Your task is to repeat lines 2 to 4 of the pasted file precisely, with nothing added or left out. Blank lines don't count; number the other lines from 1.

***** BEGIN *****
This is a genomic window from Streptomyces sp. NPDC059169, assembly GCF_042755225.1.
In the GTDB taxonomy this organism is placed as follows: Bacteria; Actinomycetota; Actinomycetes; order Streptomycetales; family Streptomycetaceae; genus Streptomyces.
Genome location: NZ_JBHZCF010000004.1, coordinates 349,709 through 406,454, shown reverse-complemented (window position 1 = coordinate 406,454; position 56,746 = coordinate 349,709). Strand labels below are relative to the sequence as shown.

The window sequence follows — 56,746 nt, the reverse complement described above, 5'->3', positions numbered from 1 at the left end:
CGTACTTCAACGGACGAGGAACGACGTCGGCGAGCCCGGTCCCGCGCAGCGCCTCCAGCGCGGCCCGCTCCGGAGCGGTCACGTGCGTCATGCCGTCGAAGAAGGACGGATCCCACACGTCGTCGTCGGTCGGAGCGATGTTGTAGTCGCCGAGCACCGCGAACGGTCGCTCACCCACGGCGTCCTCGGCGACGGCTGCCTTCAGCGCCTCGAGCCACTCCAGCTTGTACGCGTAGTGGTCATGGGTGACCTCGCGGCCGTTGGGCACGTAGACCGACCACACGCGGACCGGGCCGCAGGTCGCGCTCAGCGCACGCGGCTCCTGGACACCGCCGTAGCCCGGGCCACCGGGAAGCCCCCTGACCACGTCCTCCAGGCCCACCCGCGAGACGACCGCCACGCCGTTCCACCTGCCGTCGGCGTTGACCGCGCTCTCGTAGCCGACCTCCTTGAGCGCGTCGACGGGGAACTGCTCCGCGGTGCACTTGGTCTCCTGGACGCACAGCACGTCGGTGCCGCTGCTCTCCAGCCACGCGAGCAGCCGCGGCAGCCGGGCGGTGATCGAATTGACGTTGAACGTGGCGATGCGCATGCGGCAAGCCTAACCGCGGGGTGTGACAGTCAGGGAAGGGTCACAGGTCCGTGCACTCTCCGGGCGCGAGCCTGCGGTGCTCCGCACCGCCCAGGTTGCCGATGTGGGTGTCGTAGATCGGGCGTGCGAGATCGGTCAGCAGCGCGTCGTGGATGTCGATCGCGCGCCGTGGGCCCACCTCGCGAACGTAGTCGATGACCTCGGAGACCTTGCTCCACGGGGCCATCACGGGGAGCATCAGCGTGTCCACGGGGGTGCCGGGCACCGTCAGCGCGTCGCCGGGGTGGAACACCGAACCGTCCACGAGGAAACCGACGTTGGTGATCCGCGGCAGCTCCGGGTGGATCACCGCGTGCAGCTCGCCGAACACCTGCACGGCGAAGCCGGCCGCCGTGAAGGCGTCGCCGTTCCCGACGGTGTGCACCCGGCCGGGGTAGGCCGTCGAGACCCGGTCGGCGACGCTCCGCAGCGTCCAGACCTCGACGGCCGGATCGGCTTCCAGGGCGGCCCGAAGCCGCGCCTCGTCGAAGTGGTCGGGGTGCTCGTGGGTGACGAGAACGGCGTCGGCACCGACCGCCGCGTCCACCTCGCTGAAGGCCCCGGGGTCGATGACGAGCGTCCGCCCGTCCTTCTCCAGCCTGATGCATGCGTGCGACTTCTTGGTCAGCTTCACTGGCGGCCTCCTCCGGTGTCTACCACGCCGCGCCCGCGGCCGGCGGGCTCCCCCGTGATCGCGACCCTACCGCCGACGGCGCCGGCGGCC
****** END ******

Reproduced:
In the GTDB taxonomy this organism is placed as follows: Bacteria; Actinomycetota; Actinomycetes; order Streptomycetales; family Streptomycetaceae; genus Streptomyces.
Genome location: NZ_JBHZCF010000004.1, coordinates 349,709 through 406,454, shown reverse-complemented (window position 1 = coordinate 406,454; position 56,746 = coordinate 349,709). Strand labels below are relative to the sequence as shown.

The window sequence follows — 56,746 nt, the reverse complement described above, 5'->3', positions numbered from 1 at the left end: